West Ada’s agriculture programs grow despite urbanization

Students learn about both large and small animal anatomy at Meridian High School’s veterinary science class, part of the district’s career technical education programs. (Darren Svan/EdNews)

West Ada’s Future Farmers of America teachers are rolling up their Carhartt sleeves for a 21st Century mission: help young people become agriculture cheerleaders.

Their efforts are paying off.

Urban students with little to no experience are gaining an appreciation and understanding of what it means to be an Idaho farmer or rancher.

In the Treasure Valley, where subdivisions and stripmalls are encroaching and replacing farmland and pastures, an increasing number of students are discovering what the agriculture industry has to offer.

During a recent class at Meridian High School, senior Keeley Joslin said she’s thinking about switching from business to a veterinary science degree.

The veterinary science class “showed me if I want to go into the field or not. And I definitely do want to be in the field,” Joslin said.

The number of high school students enrolled in agriculture-related classes statewide in the past five years has increased 38%, from 13,470 to 18,648, according to the Idaho Division of Career Technical Education.

Although students in the big school districts like Nampa and Kuna and West Ada have fewer opportunities to bail hay, feed livestock and haul water, having little farm experience is not necessarily a negative for educators.

“We are able to get a more diverse group of students because of urbanization, so I don’t view it as a bad thing,” said Larie Trotter, a Meridian FFA advisor and ag teacher.

Change is inevitable, but they are embracing it.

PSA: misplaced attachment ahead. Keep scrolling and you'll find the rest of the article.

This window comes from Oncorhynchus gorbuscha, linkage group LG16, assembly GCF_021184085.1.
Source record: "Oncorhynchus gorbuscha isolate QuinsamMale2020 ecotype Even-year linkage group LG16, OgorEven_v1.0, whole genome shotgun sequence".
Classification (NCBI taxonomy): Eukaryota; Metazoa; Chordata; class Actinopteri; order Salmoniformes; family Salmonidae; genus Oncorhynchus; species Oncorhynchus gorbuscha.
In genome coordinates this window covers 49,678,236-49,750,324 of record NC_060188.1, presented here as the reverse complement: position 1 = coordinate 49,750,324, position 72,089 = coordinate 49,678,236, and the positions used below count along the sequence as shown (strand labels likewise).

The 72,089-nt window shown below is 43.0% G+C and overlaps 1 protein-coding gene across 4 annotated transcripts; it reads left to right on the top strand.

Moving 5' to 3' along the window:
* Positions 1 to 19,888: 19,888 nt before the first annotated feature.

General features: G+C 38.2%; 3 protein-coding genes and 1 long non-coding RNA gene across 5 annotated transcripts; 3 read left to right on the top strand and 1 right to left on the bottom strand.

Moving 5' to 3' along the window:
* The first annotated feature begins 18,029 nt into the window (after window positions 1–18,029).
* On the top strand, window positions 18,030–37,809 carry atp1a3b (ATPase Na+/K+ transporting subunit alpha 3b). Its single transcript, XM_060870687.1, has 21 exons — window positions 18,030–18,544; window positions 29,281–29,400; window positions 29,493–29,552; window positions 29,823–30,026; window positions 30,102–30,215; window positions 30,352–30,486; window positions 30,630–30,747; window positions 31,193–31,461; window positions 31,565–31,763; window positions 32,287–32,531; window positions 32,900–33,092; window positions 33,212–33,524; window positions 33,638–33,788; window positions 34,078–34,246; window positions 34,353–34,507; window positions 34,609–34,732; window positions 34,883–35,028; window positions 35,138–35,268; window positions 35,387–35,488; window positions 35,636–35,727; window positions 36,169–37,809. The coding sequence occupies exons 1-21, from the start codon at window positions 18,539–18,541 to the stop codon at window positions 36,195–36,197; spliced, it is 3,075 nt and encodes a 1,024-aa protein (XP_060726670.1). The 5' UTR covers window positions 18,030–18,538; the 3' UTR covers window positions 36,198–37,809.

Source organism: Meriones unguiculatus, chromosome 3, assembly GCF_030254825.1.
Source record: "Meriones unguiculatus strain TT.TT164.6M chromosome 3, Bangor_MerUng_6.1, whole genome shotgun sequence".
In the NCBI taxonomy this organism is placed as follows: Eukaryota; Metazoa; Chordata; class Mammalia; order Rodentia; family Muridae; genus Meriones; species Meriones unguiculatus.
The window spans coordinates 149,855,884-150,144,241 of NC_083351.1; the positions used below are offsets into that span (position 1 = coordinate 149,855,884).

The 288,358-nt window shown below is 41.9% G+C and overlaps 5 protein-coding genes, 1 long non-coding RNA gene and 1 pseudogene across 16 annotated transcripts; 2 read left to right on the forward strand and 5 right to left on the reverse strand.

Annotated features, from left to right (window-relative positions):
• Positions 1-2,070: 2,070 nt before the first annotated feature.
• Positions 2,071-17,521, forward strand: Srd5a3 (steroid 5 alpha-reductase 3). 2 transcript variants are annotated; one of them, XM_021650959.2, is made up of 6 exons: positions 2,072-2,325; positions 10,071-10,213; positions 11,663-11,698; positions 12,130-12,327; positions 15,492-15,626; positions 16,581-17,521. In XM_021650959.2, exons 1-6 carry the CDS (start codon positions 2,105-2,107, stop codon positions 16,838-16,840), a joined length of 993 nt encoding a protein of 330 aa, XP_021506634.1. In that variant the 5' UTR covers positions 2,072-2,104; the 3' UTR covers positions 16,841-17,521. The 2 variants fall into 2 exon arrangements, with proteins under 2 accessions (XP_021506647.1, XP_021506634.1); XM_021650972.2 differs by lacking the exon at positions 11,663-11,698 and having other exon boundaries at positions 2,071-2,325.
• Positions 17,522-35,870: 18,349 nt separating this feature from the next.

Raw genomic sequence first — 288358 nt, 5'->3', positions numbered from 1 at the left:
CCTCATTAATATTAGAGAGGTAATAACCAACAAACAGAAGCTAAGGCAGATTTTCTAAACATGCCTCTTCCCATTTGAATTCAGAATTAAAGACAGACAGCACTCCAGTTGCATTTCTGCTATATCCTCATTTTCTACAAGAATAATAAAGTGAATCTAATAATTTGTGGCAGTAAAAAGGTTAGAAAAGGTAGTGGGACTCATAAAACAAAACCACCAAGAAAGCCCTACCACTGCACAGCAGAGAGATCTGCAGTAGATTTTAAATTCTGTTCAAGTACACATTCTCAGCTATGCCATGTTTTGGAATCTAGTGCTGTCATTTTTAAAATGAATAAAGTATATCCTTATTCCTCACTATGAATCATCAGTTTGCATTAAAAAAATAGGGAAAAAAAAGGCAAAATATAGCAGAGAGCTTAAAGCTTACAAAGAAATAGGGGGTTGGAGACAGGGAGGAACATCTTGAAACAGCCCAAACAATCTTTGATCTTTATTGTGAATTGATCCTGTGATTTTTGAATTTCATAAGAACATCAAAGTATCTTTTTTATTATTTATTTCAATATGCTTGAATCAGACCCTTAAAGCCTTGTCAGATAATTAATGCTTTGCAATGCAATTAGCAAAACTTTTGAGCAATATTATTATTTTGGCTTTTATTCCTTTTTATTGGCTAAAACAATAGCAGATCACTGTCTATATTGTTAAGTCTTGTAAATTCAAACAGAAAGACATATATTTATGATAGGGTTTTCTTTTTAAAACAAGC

Any student with an interest or passion in agriculture — including plants, trade careers or leadership activities — are that new generation helping statewide enrollment grow by a little more than 7% each year, according to the Idaho Division of Career Technical Education. 

However, living on a farm or showing livestock animals at the county fair are not prerequisites.

“It’s refreshing being around kids who are okay with not knowing about agriculture and still being excited to work,” said Elizabeth Russell, an FFA teacher at Centennial High School.

Agriculture teacher Jessica Higer demonstrates how to use the Anatomage, a 3D system that allows students to visualize anatomy. (Darren Svan/EdNews)

Idaho students are still interested in agriculture

The Treasure Valley’s unprecedented population and housing growth is affecting agriculture education in an unexpected way: student participation is increasing.

At West Ada — Idaho’s largest school district — participation in agriculture classes increased by 11% in the past year. In 2021, approximately 2,278 students were enrolled in ag classes; last year around 2,536 signed up. About 25% of all West Ada high school students are enrolled in agriculture-related classes.